2. Andy Byford is right to point out that Toronto is not Hong Kong, just as Steve Fry and Richard Gilbert did in the original story on Tuesday. A Hong Kong comparison requires a nuanced understanding of the differences. Most who poo-poo the possibilities don’t know what they’re talking about. Aside from the obvious density contrasts, how land is owned and how the public accepts top-down decision-making are points people could make to further argue that Toronto cannot do what MTR does. However, such arguments affect only the scale of likely returns. None undercuts the fact we can profit mightily from big lessons learned over recent decades in Asia. We can’t adopt MTR”s model as is, but, with a few wise adaptations, transit will work much better for Toronto and the region at a significantly lower cost, and that should in turn nurture the will of voters and politicians to fund transit properly. (I’d add that, contrary to popular misconception, about two-thirds of MTR’s developments are midrise, not highrise.)

3. Though Steve Munro and I disagree on occasion, I respect him and all of us in this town should pay attention to what he says. His warning, “that the idea of developing transit stations sounds good but might not generate as much as proponents believe,” is absolutely fair. The words may have been poorly chosen in that they have many Globe readers today believing he has lumped realistic LVC proponents in with Ford supporters. Alas, calm rational discussions are too rare in the city scarred by absurdly divisive LRT-versus-subway debates.  Hucksters promoting free subways have done much to short-circuit important discussions about getting real returns on our transit investments. Gilbert and Fry, quoted in Tuesday’s story because they are knowledgeable and reasonable, don’t expect free subways to happen in North American cities in the foreseeable future. But they would ask: What’s wrong with saving a half-billion dollars on a transit project, or even a billion, especially if it gets more people living and working sooner at new stations? And even if we get back only, say $200-million on our first foray, that too can buy a lot of buses.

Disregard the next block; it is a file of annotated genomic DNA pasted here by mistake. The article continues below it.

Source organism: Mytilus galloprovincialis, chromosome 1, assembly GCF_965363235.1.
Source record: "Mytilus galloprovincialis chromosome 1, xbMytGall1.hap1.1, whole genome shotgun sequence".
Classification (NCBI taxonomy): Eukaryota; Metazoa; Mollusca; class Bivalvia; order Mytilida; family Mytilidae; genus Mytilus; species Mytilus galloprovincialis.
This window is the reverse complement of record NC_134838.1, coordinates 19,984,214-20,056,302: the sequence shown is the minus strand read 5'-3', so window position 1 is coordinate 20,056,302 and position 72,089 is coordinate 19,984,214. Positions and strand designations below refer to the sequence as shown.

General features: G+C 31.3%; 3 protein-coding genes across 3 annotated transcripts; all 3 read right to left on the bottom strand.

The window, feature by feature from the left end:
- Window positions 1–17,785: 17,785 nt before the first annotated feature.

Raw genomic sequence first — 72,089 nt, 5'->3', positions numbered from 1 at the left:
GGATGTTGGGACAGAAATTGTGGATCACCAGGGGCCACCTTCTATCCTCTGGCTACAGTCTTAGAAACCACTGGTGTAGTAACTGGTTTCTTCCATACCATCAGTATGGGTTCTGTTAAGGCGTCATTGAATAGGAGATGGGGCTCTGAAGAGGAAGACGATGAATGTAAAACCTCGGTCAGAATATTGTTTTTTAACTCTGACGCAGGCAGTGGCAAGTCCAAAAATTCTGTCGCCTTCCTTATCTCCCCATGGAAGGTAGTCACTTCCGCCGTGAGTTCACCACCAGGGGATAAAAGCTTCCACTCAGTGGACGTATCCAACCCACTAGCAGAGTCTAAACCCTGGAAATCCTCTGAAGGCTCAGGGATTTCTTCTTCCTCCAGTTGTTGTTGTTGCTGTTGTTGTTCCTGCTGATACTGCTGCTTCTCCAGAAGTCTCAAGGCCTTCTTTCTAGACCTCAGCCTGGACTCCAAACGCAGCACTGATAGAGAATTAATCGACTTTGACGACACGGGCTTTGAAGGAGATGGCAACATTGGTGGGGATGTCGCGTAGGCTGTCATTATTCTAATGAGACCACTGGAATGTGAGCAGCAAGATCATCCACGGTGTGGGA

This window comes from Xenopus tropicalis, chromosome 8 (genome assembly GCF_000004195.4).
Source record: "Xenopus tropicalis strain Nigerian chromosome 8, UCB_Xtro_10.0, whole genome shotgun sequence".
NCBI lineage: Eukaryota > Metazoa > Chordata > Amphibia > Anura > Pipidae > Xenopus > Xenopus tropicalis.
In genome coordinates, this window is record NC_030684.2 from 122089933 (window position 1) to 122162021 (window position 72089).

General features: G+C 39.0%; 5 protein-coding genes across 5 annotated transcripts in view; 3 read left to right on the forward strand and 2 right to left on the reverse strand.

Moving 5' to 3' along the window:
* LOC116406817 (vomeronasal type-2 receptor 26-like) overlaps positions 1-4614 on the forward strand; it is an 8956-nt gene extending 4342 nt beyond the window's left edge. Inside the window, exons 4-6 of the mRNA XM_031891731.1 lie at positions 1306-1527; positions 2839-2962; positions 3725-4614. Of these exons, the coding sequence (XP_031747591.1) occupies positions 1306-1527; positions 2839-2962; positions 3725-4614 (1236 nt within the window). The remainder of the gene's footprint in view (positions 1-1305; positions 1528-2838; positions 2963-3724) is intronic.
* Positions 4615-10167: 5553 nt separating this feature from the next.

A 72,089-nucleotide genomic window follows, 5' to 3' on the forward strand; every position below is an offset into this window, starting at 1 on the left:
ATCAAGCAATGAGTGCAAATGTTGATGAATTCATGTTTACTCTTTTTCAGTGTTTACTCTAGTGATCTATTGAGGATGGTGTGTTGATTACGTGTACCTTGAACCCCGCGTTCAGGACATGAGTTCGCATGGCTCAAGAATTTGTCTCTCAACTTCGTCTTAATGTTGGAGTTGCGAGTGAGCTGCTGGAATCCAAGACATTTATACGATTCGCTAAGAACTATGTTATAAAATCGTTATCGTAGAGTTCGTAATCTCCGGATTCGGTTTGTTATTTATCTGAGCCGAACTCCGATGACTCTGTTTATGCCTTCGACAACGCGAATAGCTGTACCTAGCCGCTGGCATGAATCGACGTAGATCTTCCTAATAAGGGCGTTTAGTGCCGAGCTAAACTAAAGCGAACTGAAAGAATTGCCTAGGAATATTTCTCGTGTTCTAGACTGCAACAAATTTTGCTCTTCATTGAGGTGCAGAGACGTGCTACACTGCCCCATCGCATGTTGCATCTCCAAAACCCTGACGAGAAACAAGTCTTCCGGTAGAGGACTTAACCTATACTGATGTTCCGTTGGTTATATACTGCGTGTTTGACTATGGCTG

SmartTrack can only buy us time; we still need a DRL or whatever you want to call it